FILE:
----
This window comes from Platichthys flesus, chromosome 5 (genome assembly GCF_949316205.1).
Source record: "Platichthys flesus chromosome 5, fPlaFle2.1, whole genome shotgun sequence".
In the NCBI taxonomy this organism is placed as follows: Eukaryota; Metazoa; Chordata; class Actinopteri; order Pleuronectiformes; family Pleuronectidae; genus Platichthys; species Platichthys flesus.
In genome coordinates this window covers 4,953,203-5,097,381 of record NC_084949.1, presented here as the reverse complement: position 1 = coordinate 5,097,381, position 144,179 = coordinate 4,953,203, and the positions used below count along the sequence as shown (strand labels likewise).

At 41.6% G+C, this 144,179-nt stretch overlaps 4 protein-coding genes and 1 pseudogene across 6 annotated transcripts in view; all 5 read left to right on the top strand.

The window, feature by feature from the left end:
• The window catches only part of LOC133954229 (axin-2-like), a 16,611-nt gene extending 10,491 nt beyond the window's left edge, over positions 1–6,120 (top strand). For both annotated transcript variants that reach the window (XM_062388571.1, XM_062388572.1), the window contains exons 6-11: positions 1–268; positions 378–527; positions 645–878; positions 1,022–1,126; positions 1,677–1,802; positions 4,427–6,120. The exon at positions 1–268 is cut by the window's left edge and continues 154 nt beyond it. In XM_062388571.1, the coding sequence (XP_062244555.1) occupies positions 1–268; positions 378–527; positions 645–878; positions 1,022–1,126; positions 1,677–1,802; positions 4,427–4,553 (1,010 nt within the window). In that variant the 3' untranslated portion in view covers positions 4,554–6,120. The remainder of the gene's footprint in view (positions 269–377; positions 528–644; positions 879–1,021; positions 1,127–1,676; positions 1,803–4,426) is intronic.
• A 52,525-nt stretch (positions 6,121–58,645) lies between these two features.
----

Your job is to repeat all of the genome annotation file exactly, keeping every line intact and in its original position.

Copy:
This window comes from Platichthys flesus, chromosome 5 (genome assembly GCF_949316205.1).
Source record: "Platichthys flesus chromosome 5, fPlaFle2.1, whole genome shotgun sequence".
In the NCBI taxonomy this organism is placed as follows: Eukaryota; Metazoa; Chordata; class Actinopteri; order Pleuronectiformes; family Pleuronectidae; genus Platichthys; species Platichthys flesus.
In genome coordinates this window covers 4,953,203-5,097,381 of record NC_084949.1, presented here as the reverse complement: position 1 = coordinate 5,097,381, position 144,179 = coordinate 4,953,203, and the positions used below count along the sequence as shown (strand labels likewise).

At 41.6% G+C, this 144,179-nt stretch overlaps 4 protein-coding genes and 1 pseudogene across 6 annotated transcripts in view; all 5 read left to right on the top strand.

The window, feature by feature from the left end:
• The window catches only part of LOC133954229 (axin-2-like), a 16,611-nt gene extending 10,491 nt beyond the window's left edge, over positions 1–6,120 (top strand). For both annotated transcript variants that reach the window (XM_062388571.1, XM_062388572.1), the window contains exons 6-11: positions 1–268; positions 378–527; positions 645–878; positions 1,022–1,126; positions 1,677–1,802; positions 4,427–6,120. The exon at positions 1–268 is cut by the window's left edge and continues 154 nt beyond it. In XM_062388571.1, the coding sequence (XP_062244555.1) occupies positions 1–268; positions 378–527; positions 645–878; positions 1,022–1,126; positions 1,677–1,802; positions 4,427–4,553 (1,010 nt within the window). In that variant the 3' untranslated portion in view covers positions 4,554–6,120. The remainder of the gene's footprint in view (positions 269–377; positions 528–644; positions 879–1,021; positions 1,127–1,676; positions 1,803–4,426) is intronic.
• A 52,525-nt stretch (positions 6,121–58,645) lies between these two features.